To Be Alone (2017): Cold Grief (Review)

Timothy J CoxWritten and directed by Matthew Mahler, To Be Alone charts William (played by Timothy J. Cox) as he deals with grief in a cold environment. Mahler takes the audience through a short journey with the disturbed, and recent, widower, and uses a number of settings to show just what has happened here.

William’s wife is upstairs in the bedroom, lifeless under the bedsheets, and he spends his time watching television evangelical programs when he is not constructing something in the back garden. Clearly the man is grieving but struggling to deal with the reality of the situation.

Mahler plants a number of messages in is film. To Be Alone works on a number of levels. Its imagery implies suicide, check out the line on the woman’s arm and the noose at the end of William’s rope, and the opulence of the kitchen.

His theme seems to suggest that material things cannot make us happy or give us the ability to cope. The voice over preaching of the church lady, who really does sound like Dana Carvey’s SNL creation, implies that grasping at conventional religion is not the answer.  William does take some of the “gospel” in but he alters it to fit his needs.

Timothy J. Cox makes the most of his silent portrayal of a man attempting to cope with unexpected death and the devastating time spent alone  after the event.  Watching TV and eating, almost automatically, is only part of the emotional response and Cox manages to snap out of his robotic trance in a manner that convinces.

There are many questions generated by Mahler’s coldly shot film. Why did Mary kill herself?  Did she, in fact, commit suicide?  William is clearly upset about the death, but did he orchestrate it? Is this the reason behind the “ornate” cross in the back garden?

To Be Alone is a 4 star film that looks at death, survivors and the grieving process without a lot of dialogue. The film moves forward with external inputs: the church lady, the sheriff’s phone calls, and William’s silent journey to complete his ceremony.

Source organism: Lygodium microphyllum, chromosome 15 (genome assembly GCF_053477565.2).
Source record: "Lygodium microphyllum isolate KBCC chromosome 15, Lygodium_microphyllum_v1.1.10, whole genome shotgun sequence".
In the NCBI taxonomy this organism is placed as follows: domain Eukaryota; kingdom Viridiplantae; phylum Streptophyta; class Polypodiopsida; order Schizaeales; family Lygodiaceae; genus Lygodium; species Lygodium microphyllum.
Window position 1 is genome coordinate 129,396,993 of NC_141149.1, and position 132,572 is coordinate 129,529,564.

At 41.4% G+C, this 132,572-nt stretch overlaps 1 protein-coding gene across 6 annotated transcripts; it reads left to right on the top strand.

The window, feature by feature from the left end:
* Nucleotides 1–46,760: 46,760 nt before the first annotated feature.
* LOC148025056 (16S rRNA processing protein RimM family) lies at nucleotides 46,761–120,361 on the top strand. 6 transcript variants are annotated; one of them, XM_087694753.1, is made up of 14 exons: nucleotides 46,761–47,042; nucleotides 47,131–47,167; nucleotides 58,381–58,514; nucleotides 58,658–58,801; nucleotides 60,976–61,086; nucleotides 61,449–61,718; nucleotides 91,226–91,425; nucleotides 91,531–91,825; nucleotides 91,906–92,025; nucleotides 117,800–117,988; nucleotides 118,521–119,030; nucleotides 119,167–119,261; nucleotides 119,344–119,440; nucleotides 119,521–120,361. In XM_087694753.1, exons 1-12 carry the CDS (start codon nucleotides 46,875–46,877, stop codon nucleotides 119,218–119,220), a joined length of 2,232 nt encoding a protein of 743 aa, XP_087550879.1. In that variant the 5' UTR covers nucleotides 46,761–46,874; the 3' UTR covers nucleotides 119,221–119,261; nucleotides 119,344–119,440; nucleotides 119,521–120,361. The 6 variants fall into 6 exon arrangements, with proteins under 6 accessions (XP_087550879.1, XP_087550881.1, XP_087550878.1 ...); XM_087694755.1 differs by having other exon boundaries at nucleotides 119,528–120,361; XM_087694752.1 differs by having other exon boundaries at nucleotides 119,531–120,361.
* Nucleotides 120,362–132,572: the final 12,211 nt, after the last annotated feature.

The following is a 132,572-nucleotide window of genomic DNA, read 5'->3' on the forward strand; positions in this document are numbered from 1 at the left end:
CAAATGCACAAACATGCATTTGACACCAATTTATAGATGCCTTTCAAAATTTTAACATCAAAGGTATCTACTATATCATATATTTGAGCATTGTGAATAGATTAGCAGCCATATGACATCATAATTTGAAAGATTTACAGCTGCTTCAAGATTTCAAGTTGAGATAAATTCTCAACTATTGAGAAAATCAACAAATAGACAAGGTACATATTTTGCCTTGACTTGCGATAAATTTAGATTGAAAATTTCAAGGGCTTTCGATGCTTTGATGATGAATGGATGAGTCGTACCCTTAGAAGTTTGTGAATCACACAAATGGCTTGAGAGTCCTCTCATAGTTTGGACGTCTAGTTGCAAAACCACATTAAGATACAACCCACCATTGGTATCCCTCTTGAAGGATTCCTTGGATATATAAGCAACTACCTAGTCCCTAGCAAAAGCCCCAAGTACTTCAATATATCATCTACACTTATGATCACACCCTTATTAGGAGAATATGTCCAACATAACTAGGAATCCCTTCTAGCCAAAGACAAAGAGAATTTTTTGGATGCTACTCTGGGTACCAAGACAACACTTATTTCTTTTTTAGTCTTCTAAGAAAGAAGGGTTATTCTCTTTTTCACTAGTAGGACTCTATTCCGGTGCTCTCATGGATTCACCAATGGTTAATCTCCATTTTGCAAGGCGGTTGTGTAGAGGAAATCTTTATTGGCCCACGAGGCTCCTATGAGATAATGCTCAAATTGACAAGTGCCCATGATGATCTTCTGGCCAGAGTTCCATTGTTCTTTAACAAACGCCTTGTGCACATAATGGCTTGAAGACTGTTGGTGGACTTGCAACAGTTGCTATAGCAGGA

Repeated viewing of the film reveals more details and raises more questions. It is an interesting offering that prompts the viewer to think about the events unfolding.


Dark Romance (2013): Love Hurts (Review)

Timothy J. Cox

Directed and co-written by Matthew Mahler (What Jack Built) Dark Romance is a quirky horror film with elements that disturb. The main plot deals with an office manager who has a secret admirer. What starts out as an amusing event soon turns nasty and then deadly.

Timothy J. Cox is  the “nice guy” manager of a small office team of three. Cameron Rankin is Cam, Tim’s low key co-worker and Tiffany Browne-Tavares is the office secretary Tiffany.  She has eyes only for Tim, bringing him coffee and ignoring Cam’s request for  a bagel. 

Tim’s secret admirer escalates things. At first it is a letter professing love, the second item; flowers with an odd note and finally a severed finger. The secretary calls the police. Tiffany then brings Tim a coffee, “Just the way you like it.”

While the office manager may be a nice chap, he is not the sharpest tool in the shed when it comes to his colleagues. Clearly Tiffany is the one with a secret crush. Tim and Cam discuss the notes and the flowers and Tim believes that  they come from a blonde in the building.

Things do not end well and perhaps the most disturbing aspect of the entire film is Cam’s reaction at the end.  Without giving anything away, his attitude is “tres blasé” to say the least.

Mahler, who did such a brilliant job on his 2015 short film “What Jack Built” tells a good story here. Sadly the film is let down with sound issues. There is a lot of “white noise” in the dialogue sequences between Cam, Tim and Tiffany.

Timothy J. Cox

This interferes with the storyline and makes it difficult to hear the actors. It is also intrusive. Despite this issue the film is enjoyable. The mix of characters makes everything work. Cam’s laissez faire attitude; first evidenced in  the “parcel” scene,  provides great signposting for his reaction later.

Tiffany’s over attention to Tim also makes for a good payoff to the tale. Cox and Rankin interact very well and Browne-Tavares does well in her role as the obsessed secretary.

The camera work on Dark Romance looks crisp  where it needs to be and the editing is spot on. Mahler is another “cottage industry” filmmaker who does his own camerawork and edits the final product.  This was Mahler’s first short film and it shows the promise evidenced in his later effort with Mr. Cox in 2015.

At just under eight minutes the film manages to fit quite a lot into the time frame allotted.  Dark Romance entertains and tells its story very well despite a somewhat  rushed feeling. The sound issues hamper the film a bit as it detracts from dialogue meant to move things along.